As Buzzfeed previously reported, Moseley has said that Defending the Republic is also paying the legal bills for other January 6 defendants: Oath Keepers founder Stewart Rhodes and Kenneth Harrelson, another Oath Keeper. Additionally, Moseley wrote in a court filing in December that Defending the Republic had agreed to pay “legal fees and expenses” for Zach Rehl, the head of the Philadelphia chapter of the Proud Boys, who faces conspiracy charges related to his role in the attack. All of these defendants have pleaded not guilty.

Moseley told me that Defending the Republic caps the fees it pays January 6 lawyers at “something like” $10,000 per month. He has separately represented Rhodes and Stop the Steal founder Ali Alexander in civil lawsuits stemming from January 6, but he said Defending the Republic did not fund that work.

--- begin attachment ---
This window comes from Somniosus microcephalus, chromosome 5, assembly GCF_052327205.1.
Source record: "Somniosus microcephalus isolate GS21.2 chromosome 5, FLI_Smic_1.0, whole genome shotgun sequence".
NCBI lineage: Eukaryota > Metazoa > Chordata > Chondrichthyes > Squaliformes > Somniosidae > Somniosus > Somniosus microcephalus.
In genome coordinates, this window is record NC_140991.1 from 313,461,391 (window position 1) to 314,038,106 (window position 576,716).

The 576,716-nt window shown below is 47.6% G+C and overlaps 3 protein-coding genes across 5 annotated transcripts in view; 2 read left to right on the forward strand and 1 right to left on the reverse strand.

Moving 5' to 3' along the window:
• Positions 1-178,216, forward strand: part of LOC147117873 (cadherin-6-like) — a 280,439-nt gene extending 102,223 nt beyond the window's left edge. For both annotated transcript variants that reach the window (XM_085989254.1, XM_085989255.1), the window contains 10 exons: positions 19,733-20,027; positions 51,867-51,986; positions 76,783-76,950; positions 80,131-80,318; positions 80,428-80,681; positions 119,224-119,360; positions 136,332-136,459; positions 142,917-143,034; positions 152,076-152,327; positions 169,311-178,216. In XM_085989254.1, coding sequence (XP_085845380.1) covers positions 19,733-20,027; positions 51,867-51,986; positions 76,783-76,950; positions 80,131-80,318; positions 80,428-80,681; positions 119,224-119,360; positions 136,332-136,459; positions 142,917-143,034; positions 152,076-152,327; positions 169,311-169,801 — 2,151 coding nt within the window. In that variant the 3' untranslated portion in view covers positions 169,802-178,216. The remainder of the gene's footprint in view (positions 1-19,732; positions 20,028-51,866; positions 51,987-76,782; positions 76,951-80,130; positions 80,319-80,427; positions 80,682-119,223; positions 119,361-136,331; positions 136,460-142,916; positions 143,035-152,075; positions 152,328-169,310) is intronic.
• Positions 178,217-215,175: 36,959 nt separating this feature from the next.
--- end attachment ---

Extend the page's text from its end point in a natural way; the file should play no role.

Kellye SoRelle, an attorney for the Oath Keepers organization, also said that Defending the Republic was paying the legal bills for Rhodes and other Oath Keepers in their criminal cases. SoRelle said that when she was trying to find Rhodes a lawyer following his January 13, 2022, arrest in Texas, she received a call from Phillip Linder, a Dallas attorney, who was meeting with Rhodes. Linder said, “Sidney sent me up here, and she is gonna take care of the legal tab,” SoRelle recalled. Linder, Powell, and lawyers working for Powell’s organization did not respond to requests for comment.